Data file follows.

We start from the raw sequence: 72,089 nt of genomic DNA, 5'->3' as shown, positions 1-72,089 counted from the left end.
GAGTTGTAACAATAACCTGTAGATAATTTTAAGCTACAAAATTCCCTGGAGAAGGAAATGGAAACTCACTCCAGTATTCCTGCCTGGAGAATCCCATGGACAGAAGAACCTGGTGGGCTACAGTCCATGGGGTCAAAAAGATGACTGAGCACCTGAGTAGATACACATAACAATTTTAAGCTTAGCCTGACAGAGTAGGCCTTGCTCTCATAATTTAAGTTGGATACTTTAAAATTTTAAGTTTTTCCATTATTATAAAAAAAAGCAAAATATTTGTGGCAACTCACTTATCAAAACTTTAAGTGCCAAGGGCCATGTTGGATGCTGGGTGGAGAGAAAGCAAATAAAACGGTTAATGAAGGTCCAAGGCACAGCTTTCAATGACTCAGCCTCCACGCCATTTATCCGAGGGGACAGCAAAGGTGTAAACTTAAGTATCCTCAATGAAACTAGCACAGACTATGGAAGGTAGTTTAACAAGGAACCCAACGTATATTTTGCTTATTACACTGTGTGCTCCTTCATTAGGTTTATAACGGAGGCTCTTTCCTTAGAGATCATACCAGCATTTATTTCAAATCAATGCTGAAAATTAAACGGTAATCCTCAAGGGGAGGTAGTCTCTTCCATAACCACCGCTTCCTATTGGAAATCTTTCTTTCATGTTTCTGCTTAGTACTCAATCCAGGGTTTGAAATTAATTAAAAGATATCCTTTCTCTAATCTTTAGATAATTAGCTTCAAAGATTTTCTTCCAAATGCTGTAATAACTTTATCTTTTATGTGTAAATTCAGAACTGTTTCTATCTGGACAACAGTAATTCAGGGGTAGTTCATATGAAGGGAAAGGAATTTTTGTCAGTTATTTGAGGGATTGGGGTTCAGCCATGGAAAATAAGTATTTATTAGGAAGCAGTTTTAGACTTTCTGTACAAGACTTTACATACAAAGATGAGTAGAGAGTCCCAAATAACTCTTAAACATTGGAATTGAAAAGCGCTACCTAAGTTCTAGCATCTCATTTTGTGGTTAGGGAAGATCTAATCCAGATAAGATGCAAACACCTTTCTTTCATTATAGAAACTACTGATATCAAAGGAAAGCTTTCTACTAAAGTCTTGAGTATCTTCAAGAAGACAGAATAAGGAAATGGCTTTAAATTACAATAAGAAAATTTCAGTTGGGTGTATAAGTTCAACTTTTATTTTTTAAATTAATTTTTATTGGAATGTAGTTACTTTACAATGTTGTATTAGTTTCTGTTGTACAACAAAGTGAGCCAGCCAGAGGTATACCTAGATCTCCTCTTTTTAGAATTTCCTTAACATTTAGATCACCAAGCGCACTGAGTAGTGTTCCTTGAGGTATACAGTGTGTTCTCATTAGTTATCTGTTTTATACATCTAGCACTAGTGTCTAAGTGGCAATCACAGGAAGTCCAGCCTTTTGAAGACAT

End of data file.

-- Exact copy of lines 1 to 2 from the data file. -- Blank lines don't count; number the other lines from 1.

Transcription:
We start from the raw sequence: 72,089 nt of genomic DNA, 5'->3' as shown, positions 1-72,089 counted from the left end.
GAGTTGTAACAATAACCTGTAGATAATTTTAAGCTACAAAATTCCCTGGAGAAGGAAATGGAAACTCACTCCAGTATTCCTGCCTGGAGAATCCCATGGACAGAAGAACCTGGTGGGCTACAGTCCATGGGGTCAAAAAGATGACTGAGCACCTGAGTAGATACACATAACAATTTTAAGCTTAGCCTGACAGAGTAGGCCTTGCTCTCATAATTTAAGTTGGATACTTTAAAATTTTAAGTTTTTCCATTATTATAAAAAAAAGCAAAATATTTGTGGCAACTCACTTATCAAAACTTTAAGTGCCAAGGGCCATGTTGGATGCTGGGTGGAGAGAAAGCAAATAAAACGGTTAATGAAGGTCCAAGGCACAGCTTTCAATGACTCAGCCTCCACGCCATTTATCCGAGGGGACAGCAAAGGTGTAAACTTAAGTATCCTCAATGAAACTAGCACAGACTATGGAAGGTAGTTTAACAAGGAACCCAACGTATATTTTGCTTATTACACTGTGTGCTCCTTCATTAGGTTTATAACGGAGGCTCTTTCCTTAGAGATCATACCAGCATTTATTTCAAATCAATGCTGAAAATTAAACGGTAATCCTCAAGGGGAGGTAGTCTCTTCCATAACCACCGCTTCCTATTGGAAATCTTTCTTTCATGTTTCTGCTTAGTACTCAATCCAGGGTTTGAAATTAATTAAAAGATATCCTTTCTCTAATCTTTAGATAATTAGCTTCAAAGATTTTCTTCCAAATGCTGTAATAACTTTATCTTTTATGTGTAAATTCAGAACTGTTTCTATCTGGACAACAGTAATTCAGGGGTAGTTCATATGAAGGGAAAGGAATTTTTGTCAGTTATTTGAGGGATTGGGGTTCAGCCATGGAAAATAAGTATTTATTAGGAAGCAGTTTTAGACTTTCTGTACAAGACTTTACATACAAAGATGAGTAGAGAGTCCCAAATAACTCTTAAACATTGGAATTGAAAAGCGCTACCTAAGTTCTAGCATCTCATTTTGTGGTTAGGGAAGATCTAATCCAGATAAGATGCAAACACCTTTCTTTCATTATAGAAACTACTGATATCAAAGGAAAGCTTTCTACTAAAGTCTTGAGTATCTTCAAGAAGACAGAATAAGGAAATGGCTTTAAATTACAATAAGAAAATTTCAGTTGGGTGTATAAGTTCAACTTTTATTTTTTAAATTAATTTTTATTGGAATGTAGTTACTTTACAATGTTGTATTAGTTTCTGTTGTACAACAAAGTGAGCCAGCCAGAGGTATACCTAGATCTCCTCTTTTTAGAATTTCCTTAACATTTAGATCACCAAGCGCACTGAGTAGTGTTCCTTGAGGTATACAGTGTGTTCTCATTAGTTATCTGTTTTATACATCTAGCACTAGTGTCTAAGTGGCAATCACAGGAAGTCCAGCCTTTTGAAGACAT